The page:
conditions in which tobacco use is identified as a comorbidity or risk
factor (e.g., heart disease, diabetes, asthma). It is also noteworthy that
more than half of the plans reported adopting internally developed
guidelines, as opposed to guidelines developed by federal agencies and
expert panels such as the U.S. Public Health Service (USPHS) and AHRQ. However, it is possible that plans
reviewed such guidelines and integrated many or all of the key components
into their own guidelines.
Plans showed remarkable improvement in 2002, compared with previous years,
in identifying individual plan members who smoke. The ability to identify
smokers is an important indicator of a plan’s ability to remind or prompt
providers to discuss and/or advise patients about smoking cessation. Such
provider reminders are considered an effective strategy for supporting
smoking cessation and are recommended by the Task Force on Community
Preventive Services (7). The survey question, however, assesses the
percentage of plans that can identify any members who smoke (rather than all members who smoke), and the methods that plans report using to
identify smokers are most likely to identify subgroups of smokers (i.e.,
those that respond to health risk appraisals or surveys). Indeed, the
ability of health plans to identify smokers is contingent upon members
actively providing information about their smoking status during some
interaction with the health plan, whether during enrollment, through a
survey, or via some other point of contact.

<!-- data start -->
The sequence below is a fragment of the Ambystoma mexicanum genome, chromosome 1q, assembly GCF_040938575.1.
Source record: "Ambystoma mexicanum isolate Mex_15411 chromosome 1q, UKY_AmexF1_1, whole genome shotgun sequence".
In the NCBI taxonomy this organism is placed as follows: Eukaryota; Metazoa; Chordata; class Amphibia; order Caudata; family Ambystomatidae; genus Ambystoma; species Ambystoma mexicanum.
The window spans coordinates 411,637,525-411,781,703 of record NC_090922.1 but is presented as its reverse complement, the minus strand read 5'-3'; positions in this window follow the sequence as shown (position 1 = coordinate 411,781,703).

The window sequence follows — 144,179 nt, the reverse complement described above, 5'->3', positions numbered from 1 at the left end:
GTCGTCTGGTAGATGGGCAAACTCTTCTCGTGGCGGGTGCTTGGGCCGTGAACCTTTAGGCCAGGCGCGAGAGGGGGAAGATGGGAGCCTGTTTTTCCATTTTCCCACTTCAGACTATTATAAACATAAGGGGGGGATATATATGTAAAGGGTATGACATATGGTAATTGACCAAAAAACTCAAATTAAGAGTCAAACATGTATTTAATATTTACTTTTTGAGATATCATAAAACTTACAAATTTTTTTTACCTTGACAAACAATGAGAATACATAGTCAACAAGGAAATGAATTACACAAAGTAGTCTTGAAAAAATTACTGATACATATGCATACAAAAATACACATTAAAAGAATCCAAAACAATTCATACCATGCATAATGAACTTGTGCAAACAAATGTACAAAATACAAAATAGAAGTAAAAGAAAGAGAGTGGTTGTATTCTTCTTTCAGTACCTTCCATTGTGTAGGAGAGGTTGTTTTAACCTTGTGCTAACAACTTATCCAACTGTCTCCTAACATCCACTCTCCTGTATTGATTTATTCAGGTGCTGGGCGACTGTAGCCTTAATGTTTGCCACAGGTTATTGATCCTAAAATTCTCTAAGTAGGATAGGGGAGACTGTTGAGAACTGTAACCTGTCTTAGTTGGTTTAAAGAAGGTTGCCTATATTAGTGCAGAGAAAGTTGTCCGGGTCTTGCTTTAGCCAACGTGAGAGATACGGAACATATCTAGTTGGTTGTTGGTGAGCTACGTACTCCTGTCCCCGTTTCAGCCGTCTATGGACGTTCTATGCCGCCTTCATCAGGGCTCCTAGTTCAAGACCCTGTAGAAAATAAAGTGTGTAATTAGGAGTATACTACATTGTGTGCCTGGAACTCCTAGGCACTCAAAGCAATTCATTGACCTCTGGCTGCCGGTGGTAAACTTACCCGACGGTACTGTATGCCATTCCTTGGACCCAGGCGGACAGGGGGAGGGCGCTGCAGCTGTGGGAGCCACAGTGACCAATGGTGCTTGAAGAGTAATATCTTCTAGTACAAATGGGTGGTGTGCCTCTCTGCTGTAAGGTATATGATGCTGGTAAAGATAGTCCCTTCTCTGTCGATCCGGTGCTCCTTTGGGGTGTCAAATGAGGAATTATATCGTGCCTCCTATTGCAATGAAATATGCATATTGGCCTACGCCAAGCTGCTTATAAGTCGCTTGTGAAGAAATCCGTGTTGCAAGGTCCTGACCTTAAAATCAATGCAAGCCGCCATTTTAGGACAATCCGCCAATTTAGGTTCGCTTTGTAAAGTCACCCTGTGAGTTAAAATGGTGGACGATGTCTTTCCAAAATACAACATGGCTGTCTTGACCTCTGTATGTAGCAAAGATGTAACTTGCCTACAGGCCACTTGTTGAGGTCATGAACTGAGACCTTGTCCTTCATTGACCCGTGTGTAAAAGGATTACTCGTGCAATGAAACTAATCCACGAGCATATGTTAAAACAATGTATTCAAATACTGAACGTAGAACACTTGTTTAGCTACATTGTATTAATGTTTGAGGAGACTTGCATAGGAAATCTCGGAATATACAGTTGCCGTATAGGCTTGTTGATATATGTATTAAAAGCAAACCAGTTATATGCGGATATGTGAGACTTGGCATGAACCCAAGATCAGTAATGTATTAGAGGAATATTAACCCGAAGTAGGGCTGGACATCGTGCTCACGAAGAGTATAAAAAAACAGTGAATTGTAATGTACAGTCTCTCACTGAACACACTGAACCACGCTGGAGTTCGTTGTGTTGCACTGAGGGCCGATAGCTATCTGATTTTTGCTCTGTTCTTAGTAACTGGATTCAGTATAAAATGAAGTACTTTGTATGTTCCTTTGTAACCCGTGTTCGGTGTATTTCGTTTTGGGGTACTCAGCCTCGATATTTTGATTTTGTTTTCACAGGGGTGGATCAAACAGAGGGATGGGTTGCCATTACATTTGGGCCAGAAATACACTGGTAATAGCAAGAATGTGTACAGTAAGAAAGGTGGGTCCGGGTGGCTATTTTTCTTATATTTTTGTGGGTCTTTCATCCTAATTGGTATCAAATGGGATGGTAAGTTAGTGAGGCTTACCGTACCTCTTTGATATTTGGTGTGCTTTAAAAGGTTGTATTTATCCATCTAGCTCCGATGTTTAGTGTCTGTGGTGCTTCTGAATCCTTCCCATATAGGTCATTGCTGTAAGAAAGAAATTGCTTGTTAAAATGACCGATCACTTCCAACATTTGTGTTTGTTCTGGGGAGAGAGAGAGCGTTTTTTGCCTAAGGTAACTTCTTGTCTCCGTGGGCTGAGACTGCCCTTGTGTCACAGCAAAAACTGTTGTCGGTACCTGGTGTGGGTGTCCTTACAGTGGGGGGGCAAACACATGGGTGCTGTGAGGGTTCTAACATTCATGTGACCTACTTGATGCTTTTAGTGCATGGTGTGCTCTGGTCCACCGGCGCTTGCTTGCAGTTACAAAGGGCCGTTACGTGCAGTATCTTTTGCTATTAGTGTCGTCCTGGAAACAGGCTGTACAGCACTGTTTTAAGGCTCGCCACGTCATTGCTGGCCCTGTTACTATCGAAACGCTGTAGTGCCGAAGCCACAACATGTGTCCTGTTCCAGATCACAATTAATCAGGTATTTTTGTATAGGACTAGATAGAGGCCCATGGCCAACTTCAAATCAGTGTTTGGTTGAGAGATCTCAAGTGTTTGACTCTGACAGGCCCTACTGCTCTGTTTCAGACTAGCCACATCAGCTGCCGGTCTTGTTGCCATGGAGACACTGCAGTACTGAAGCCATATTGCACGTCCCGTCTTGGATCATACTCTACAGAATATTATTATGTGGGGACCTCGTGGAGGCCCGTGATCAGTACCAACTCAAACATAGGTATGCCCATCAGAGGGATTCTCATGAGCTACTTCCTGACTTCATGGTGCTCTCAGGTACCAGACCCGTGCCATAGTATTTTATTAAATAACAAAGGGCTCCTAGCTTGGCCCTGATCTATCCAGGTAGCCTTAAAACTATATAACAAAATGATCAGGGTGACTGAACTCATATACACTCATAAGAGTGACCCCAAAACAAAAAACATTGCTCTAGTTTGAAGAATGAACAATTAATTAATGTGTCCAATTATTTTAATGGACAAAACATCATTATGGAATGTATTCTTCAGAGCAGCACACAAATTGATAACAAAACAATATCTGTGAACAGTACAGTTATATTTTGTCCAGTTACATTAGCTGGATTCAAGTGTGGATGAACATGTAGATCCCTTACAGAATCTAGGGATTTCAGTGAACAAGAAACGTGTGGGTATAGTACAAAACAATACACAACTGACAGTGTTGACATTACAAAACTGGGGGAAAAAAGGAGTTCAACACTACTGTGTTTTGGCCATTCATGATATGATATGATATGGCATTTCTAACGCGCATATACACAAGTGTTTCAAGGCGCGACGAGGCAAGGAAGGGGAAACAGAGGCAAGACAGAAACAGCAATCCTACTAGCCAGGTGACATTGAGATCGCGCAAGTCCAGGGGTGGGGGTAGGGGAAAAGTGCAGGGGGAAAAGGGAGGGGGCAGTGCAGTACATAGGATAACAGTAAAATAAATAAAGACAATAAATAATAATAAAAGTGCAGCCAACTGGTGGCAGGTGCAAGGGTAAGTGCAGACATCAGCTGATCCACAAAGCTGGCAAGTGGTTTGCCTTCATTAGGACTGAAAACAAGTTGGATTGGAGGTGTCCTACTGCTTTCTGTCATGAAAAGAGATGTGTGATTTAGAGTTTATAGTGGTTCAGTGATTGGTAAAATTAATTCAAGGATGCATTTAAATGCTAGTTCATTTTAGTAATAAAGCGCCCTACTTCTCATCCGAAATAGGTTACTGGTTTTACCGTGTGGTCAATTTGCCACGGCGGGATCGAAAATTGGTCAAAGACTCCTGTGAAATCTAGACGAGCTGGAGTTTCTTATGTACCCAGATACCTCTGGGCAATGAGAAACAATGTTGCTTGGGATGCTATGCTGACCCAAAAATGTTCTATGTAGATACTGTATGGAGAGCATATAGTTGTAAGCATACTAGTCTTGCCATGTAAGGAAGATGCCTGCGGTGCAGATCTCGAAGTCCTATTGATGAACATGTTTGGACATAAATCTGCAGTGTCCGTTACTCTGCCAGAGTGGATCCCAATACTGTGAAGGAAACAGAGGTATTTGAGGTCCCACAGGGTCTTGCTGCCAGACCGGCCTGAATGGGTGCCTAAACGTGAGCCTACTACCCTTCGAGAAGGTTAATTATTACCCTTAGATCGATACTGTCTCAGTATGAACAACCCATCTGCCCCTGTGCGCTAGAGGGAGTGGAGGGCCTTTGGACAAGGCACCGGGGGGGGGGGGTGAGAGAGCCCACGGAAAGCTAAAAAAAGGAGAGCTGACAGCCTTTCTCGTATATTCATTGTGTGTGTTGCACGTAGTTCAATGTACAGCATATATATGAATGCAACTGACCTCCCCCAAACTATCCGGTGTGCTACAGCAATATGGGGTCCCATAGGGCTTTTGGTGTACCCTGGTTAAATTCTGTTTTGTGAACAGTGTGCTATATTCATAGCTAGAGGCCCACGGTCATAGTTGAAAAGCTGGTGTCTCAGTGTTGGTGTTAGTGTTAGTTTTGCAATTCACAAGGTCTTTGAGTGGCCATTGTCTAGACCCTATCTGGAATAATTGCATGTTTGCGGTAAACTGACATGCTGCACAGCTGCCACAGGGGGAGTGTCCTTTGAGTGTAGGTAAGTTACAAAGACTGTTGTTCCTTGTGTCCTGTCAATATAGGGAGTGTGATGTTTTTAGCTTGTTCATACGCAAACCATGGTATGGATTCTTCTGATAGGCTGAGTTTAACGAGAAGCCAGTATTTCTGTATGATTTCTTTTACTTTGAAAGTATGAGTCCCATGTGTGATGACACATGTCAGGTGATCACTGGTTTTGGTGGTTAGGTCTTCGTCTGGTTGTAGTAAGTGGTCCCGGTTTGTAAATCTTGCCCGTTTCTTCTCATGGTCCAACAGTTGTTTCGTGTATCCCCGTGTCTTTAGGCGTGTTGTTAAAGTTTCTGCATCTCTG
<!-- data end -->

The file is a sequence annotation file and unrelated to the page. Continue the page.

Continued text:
The number of health plans providing full coverage for any type of
pharmacotherapy for tobacco cessation more than tripled in 2002, compared
previous years. In the 2002 ATMC survey, nearly nine out of 10 plans
reported providing full coverage for at least one type of pharmacotherapy
for tobacco cessation. Consistent with recommendations based on the
effectiveness of various prescription and over-the-counter tobacco cessation
first-line pharmacotherapies (6), the majority of plans reported providing
full coverage for bupropion. The significant increase in the number of plans
that provide full coverage for at least one type of pharmacotherapy related
to tobacco cessation is well aligned with the growing body of literature
indicating that reduced out-of-pocket cost is associated with greater use of
tobacco cessation programs and services (8-12) and may lead to increased
rates of cessation (10,11).
Consistent with literature citing the effectiveness of telephone
counseling and that smokers are more likely to use telephone counseling than
to participate in individual or group counseling sessions (13,14),
approximately half of plans surveyed provide full coverage for telephone
counseling. It is possible that even more smokers have access to telephone
counseling through the availability of state-sponsored quit lines. Less than
25% of plans impose an annual or lifetime limit on coverage for tobacco
cessation treatments, indicating widespread acceptance of the USPHS
guideline recommending coverage for repeated, intensive tobacco dependence
counseling and pharmacotherapy (6).